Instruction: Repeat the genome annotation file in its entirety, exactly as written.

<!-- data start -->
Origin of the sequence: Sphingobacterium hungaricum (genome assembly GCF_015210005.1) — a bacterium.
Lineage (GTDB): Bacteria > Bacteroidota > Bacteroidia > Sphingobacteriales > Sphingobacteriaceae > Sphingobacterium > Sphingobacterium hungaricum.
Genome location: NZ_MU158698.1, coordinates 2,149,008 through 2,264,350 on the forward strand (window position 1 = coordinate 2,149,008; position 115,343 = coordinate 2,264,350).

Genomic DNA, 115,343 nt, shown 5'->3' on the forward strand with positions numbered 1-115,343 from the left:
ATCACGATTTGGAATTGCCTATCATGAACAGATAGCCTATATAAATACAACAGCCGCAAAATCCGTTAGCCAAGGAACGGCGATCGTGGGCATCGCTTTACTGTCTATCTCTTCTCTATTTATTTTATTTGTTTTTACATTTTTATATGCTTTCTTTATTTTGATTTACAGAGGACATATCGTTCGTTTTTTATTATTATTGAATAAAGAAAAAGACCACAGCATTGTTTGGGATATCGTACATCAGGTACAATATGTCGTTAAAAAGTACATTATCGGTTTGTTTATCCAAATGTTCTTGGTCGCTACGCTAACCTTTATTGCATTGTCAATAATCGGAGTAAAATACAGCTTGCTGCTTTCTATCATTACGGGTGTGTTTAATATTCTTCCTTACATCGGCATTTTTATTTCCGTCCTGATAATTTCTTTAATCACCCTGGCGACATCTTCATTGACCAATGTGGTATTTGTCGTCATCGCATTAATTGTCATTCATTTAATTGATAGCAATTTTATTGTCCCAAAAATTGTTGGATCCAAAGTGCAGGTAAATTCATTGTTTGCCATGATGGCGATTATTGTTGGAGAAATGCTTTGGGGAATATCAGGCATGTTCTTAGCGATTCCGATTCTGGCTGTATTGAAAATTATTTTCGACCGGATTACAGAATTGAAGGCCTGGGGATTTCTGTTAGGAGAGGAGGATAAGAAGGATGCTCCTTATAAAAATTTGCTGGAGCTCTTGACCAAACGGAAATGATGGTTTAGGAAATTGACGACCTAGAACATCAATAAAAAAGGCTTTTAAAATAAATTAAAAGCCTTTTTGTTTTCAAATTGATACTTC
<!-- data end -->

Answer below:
Origin of the sequence: Sphingobacterium hungaricum (genome assembly GCF_015210005.1) — a bacterium.
Lineage (GTDB): Bacteria > Bacteroidota > Bacteroidia > Sphingobacteriales > Sphingobacteriaceae > Sphingobacterium > Sphingobacterium hungaricum.
Genome location: NZ_MU158698.1, coordinates 2,149,008 through 2,264,350 on the forward strand (window position 1 = coordinate 2,149,008; position 115,343 = coordinate 2,264,350).

Genomic DNA, 115,343 nt, shown 5'->3' on the forward strand with positions numbered 1-115,343 from the left:
ATCACGATTTGGAATTGCCTATCATGAACAGATAGCCTATATAAATACAACAGCCGCAAAATCCGTTAGCCAAGGAACGGCGATCGTGGGCATCGCTTTACTGTCTATCTCTTCTCTATTTATTTTATTTGTTTTTACATTTTTATATGCTTTCTTTATTTTGATTTACAGAGGACATATCGTTCGTTTTTTATTATTATTGAATAAAGAAAAAGACCACAGCATTGTTTGGGATATCGTACATCAGGTACAATATGTCGTTAAAAAGTACATTATCGGTTTGTTTATCCAAATGTTCTTGGTCGCTACGCTAACCTTTATTGCATTGTCAATAATCGGAGTAAAATACAGCTTGCTGCTTTCTATCATTACGGGTGTGTTTAATATTCTTCCTTACATCGGCATTTTTATTTCCGTCCTGATAATTTCTTTAATCACCCTGGCGACATCTTCATTGACCAATGTGGTATTTGTCGTCATCGCATTAATTGTCATTCATTTAATTGATAGCAATTTTATTGTCCCAAAAATTGTTGGATCCAAAGTGCAGGTAAATTCATTGTTTGCCATGATGGCGATTATTGTTGGAGAAATGCTTTGGGGAATATCAGGCATGTTCTTAGCGATTCCGATTCTGGCTGTATTGAAAATTATTTTCGACCGGATTACAGAATTGAAGGCCTGGGGATTTCTGTTAGGAGAGGAGGATAAGAAGGATGCTCCTTATAAAAATTTGCTGGAGCTCTTGACCAAACGGAAATGATGGTTTAGGAAATTGACGACCTAGAACATCAATAAAAAAGGCTTTTAAAATAAATTAAAAGCCTTTTTGTTTTCAAATTGATACTTC